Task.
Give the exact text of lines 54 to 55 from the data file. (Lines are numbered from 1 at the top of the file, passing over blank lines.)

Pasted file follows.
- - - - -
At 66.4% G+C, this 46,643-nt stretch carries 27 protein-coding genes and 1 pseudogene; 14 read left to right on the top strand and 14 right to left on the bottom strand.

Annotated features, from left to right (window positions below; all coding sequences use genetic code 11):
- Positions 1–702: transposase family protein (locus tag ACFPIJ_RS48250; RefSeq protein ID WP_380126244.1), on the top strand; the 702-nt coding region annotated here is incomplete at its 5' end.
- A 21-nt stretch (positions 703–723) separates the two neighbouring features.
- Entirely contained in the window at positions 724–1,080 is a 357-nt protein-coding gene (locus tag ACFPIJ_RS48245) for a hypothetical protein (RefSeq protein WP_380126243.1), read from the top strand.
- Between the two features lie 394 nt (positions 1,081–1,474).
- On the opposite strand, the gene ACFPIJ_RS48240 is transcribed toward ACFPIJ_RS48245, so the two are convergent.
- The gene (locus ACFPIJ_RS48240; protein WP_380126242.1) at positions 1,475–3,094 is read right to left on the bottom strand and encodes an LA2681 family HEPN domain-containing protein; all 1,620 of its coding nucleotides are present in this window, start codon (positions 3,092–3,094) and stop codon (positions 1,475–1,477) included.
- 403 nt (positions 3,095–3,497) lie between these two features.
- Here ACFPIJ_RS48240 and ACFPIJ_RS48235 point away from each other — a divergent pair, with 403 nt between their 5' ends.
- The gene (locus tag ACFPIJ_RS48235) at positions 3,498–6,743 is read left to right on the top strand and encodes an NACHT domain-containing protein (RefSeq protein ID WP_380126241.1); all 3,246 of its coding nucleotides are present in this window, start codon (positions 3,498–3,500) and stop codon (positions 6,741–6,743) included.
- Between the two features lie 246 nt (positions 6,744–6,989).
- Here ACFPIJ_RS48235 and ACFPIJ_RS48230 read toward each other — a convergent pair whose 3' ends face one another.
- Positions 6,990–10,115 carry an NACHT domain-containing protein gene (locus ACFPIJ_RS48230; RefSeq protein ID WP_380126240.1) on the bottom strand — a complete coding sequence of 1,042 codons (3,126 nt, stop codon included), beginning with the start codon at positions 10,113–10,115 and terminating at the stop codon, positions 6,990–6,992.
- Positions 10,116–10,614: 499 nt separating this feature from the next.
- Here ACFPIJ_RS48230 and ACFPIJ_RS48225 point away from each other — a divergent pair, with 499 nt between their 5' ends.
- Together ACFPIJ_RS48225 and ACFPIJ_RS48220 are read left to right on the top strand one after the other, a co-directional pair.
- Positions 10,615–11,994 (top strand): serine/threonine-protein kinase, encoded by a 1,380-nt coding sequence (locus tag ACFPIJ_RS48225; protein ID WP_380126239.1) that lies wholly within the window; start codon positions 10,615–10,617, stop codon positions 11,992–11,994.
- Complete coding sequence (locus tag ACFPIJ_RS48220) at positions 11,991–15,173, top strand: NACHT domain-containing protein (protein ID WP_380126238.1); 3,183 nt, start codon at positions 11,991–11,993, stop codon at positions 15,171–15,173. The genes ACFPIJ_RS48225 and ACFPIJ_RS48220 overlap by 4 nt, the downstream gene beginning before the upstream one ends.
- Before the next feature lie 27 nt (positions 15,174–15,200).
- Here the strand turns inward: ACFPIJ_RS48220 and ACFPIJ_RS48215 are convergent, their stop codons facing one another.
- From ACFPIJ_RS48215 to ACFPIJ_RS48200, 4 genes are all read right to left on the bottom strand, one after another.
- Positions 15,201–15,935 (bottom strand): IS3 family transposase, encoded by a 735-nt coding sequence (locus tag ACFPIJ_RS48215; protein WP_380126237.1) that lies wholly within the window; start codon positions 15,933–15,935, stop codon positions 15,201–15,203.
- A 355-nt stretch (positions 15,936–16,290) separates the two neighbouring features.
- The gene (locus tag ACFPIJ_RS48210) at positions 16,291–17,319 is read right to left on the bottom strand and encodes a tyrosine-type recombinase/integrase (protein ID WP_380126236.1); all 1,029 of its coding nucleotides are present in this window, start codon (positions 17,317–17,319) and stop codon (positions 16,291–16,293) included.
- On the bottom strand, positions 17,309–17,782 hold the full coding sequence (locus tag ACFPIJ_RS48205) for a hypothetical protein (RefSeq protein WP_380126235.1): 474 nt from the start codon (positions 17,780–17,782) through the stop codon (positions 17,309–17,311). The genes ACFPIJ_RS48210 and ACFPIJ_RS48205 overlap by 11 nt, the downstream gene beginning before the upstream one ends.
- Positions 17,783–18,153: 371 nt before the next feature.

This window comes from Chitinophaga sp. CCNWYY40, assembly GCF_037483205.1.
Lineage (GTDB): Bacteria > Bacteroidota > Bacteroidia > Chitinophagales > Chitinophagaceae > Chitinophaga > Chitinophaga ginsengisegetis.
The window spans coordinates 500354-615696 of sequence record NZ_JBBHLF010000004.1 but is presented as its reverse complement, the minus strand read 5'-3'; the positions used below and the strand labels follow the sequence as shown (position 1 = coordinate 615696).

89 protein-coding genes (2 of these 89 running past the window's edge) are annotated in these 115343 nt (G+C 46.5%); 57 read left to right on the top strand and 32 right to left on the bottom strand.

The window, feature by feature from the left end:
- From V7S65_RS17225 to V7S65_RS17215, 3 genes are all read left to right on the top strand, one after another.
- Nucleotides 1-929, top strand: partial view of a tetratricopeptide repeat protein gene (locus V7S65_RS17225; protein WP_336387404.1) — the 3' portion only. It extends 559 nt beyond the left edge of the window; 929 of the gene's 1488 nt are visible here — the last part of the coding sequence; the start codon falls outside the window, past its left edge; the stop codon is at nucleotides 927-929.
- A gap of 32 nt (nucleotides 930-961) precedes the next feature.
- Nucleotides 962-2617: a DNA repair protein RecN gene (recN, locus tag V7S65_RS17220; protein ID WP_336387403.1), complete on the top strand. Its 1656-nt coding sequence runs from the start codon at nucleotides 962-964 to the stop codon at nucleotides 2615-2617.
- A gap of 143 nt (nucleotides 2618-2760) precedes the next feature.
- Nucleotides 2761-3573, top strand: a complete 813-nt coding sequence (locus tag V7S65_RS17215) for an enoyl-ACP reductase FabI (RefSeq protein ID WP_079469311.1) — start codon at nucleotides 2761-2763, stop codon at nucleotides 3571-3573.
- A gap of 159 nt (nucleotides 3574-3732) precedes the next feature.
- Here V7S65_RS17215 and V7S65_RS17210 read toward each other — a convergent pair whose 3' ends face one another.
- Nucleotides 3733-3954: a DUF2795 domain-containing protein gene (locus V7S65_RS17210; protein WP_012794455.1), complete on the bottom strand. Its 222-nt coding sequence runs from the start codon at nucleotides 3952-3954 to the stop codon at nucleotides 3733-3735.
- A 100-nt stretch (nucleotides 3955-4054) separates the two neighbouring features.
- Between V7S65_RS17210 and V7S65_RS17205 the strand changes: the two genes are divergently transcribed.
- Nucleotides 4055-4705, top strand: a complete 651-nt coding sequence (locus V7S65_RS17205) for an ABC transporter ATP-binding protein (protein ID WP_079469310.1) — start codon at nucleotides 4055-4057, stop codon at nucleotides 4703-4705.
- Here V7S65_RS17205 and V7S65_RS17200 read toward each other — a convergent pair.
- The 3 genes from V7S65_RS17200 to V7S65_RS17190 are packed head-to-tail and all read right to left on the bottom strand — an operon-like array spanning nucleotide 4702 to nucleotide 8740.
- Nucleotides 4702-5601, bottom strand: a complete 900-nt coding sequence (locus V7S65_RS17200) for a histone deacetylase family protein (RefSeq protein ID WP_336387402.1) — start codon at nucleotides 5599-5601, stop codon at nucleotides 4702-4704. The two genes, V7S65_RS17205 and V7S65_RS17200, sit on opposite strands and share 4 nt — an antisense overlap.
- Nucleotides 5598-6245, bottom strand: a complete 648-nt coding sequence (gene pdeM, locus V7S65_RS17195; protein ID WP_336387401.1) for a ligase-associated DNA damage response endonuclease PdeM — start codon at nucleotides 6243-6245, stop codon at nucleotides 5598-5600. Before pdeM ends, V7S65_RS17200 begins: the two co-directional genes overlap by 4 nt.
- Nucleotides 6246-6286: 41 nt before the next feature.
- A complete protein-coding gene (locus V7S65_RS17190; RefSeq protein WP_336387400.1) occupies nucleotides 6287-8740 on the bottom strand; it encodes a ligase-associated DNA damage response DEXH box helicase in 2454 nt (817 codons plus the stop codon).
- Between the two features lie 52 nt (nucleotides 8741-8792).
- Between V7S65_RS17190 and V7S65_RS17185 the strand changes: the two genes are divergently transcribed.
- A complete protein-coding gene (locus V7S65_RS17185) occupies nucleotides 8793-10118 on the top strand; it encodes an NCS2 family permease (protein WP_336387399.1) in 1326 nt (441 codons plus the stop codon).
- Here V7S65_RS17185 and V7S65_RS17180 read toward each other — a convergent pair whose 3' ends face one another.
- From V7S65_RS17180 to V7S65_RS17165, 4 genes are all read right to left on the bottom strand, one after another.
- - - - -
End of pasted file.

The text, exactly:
- Here V7S65_RS17185 and V7S65_RS17180 read toward each other — a convergent pair whose 3' ends face one another.
- From V7S65_RS17180 to V7S65_RS17165, 4 genes are all read right to left on the bottom strand, one after another.